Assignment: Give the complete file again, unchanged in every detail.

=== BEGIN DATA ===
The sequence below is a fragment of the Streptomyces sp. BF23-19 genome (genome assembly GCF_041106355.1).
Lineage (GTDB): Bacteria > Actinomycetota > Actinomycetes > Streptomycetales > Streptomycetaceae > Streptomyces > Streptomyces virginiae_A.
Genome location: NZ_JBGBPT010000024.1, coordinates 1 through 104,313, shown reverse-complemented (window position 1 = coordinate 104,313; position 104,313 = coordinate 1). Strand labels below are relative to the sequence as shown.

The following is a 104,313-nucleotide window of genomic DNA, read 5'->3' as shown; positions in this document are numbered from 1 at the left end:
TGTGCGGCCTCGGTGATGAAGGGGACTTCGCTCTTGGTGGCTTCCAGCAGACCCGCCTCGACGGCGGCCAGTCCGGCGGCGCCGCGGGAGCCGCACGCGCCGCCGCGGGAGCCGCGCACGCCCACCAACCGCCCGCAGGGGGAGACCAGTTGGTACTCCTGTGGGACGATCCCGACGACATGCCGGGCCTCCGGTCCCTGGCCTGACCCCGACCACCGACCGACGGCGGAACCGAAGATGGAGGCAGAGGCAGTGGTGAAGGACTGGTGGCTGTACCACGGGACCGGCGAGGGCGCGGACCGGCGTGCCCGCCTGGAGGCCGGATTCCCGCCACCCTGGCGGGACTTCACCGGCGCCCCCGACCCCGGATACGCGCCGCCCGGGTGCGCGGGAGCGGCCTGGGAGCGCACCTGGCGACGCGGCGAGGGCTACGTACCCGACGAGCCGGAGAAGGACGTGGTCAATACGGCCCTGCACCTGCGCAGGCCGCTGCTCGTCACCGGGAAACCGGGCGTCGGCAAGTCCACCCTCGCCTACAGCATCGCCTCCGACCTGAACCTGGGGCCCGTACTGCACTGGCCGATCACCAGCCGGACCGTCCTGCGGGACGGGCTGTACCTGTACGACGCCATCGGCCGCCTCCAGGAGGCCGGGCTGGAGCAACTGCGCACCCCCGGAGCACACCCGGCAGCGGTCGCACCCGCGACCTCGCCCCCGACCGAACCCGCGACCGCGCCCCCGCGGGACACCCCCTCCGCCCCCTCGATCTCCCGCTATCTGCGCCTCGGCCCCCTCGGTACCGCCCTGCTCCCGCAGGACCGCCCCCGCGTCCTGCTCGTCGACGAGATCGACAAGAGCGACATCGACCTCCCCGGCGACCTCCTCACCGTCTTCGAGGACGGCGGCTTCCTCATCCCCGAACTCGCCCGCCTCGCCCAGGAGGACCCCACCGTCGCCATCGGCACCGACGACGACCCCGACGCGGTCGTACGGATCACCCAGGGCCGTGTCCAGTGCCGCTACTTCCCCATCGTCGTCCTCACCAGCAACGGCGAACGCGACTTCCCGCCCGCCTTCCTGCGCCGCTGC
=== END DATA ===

The sequence below is a fragment of the Streptomyces sp. BF23-19 genome (genome assembly GCF_041106355.1).
Lineage (GTDB): Bacteria > Actinomycetota > Actinomycetes > Streptomycetales > Streptomycetaceae > Streptomyces > Streptomyces virginiae_A.
Genome location: NZ_JBGBPT010000024.1, coordinates 1 through 104,313, shown reverse-complemented (window position 1 = coordinate 104,313; position 104,313 = coordinate 1). Strand labels below are relative to the sequence as shown.

The following is a 104,313-nucleotide window of genomic DNA, read 5'->3' as shown; positions in this document are numbered from 1 at the left end:
TGTGCGGCCTCGGTGATGAAGGGGACTTCGCTCTTGGTGGCTTCCAGCAGACCCGCCTCGACGGCGGCCAGTCCGGCGGCGCCGCGGGAGCCGCACGCGCCGCCGCGGGAGCCGCGCACGCCCACCAACCGCCCGCAGGGGGAGACCAGTTGGTACTCCTGTGGGACGATCCCGACGACATGCCGGGCCTCCGGTCCCTGGCCTGACCCCGACCACCGACCGACGGCGGAACCGAAGATGGAGGCAGAGGCAGTGGTGAAGGACTGGTGGCTGTACCACGGGACCGGCGAGGGCGCGGACCGGCGTGCCCGCCTGGAGGCCGGATTCCCGCCACCCTGGCGGGACTTCACCGGCGCCCCCGACCCCGGATACGCGCCGCCCGGGTGCGCGGGAGCGGCCTGGGAGCGCACCTGGCGACGCGGCGAGGGCTACGTACCCGACGAGCCGGAGAAGGACGTGGTCAATACGGCCCTGCACCTGCGCAGGCCGCTGCTCGTCACCGGGAAACCGGGCGTCGGCAAGTCCACCCTCGCCTACAGCATCGCCTCCGACCTGAACCTGGGGCCCGTACTGCACTGGCCGATCACCAGCCGGACCGTCCTGCGGGACGGGCTGTACCTGTACGACGCCATCGGCCGCCTCCAGGAGGCCGGGCTGGAGCAACTGCGCACCCCCGGAGCACACCCGGCAGCGGTCGCACCCGCGACCTCGCCCCCGACCGAACCCGCGACCGCGCCCCCGCGGGACACCCCCTCCGCCCCCTCGATCTCCCGCTATCTGCGCCTCGGCCCCCTCGGTACCGCCCTGCTCCCGCAGGACCGCCCCCGCGTCCTGCTCGTCGACGAGATCGACAAGAGCGACATCGACCTCCCCGGCGACCTCCTCACCGTCTTCGAGGACGGCGGCTTCCTCATCCCCGAACTCGCCCGCCTCGCCCAGGAGGACCCCACCGTCGCCATCGGCACCGACGACGACCCCGACGCGGTCGTACGGATCACCCAGGGCCGTGTCCAGTGCCGCTACTTCCCCATCGTCGTCCTCACCAGCAACGGCGAACGCGACTTCCCGCCCGCCTTCCTGCGCCGCTGC